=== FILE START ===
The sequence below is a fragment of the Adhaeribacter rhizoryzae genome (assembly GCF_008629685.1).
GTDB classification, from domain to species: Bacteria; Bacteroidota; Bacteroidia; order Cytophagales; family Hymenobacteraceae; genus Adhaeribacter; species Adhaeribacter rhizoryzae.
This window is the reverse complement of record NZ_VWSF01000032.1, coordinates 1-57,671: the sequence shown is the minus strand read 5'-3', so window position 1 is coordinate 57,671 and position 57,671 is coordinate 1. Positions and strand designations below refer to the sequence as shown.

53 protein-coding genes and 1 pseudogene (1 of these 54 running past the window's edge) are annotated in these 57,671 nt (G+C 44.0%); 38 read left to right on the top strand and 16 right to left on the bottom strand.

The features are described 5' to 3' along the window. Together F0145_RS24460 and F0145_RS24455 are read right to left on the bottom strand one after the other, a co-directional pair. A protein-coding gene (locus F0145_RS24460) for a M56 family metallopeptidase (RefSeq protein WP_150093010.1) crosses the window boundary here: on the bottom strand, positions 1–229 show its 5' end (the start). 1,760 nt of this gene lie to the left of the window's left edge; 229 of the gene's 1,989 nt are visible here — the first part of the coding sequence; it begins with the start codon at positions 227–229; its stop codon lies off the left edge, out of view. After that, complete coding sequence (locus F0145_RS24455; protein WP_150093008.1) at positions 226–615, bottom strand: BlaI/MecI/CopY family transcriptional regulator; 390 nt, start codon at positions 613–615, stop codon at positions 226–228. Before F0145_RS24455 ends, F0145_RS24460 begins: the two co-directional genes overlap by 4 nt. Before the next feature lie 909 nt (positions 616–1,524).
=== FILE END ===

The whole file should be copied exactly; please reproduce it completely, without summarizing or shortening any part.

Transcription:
The sequence below is a fragment of the Adhaeribacter rhizoryzae genome (assembly GCF_008629685.1).
GTDB classification, from domain to species: Bacteria; Bacteroidota; Bacteroidia; order Cytophagales; family Hymenobacteraceae; genus Adhaeribacter; species Adhaeribacter rhizoryzae.
This window is the reverse complement of record NZ_VWSF01000032.1, coordinates 1-57,671: the sequence shown is the minus strand read 5'-3', so window position 1 is coordinate 57,671 and position 57,671 is coordinate 1. Positions and strand designations below refer to the sequence as shown.

53 protein-coding genes and 1 pseudogene (1 of these 54 running past the window's edge) are annotated in these 57,671 nt (G+C 44.0%); 38 read left to right on the top strand and 16 right to left on the bottom strand.

The features are described 5' to 3' along the window. Together F0145_RS24460 and F0145_RS24455 are read right to left on the bottom strand one after the other, a co-directional pair. A protein-coding gene (locus F0145_RS24460) for a M56 family metallopeptidase (RefSeq protein WP_150093010.1) crosses the window boundary here: on the bottom strand, positions 1–229 show its 5' end (the start). 1,760 nt of this gene lie to the left of the window's left edge; 229 of the gene's 1,989 nt are visible here — the first part of the coding sequence; it begins with the start codon at positions 227–229; its stop codon lies off the left edge, out of view. After that, complete coding sequence (locus F0145_RS24455; protein WP_150093008.1) at positions 226–615, bottom strand: BlaI/MecI/CopY family transcriptional regulator; 390 nt, start codon at positions 613–615, stop codon at positions 226–228. Before F0145_RS24455 ends, F0145_RS24460 begins: the two co-directional genes overlap by 4 nt. Before the next feature lie 909 nt (positions 616–1,524).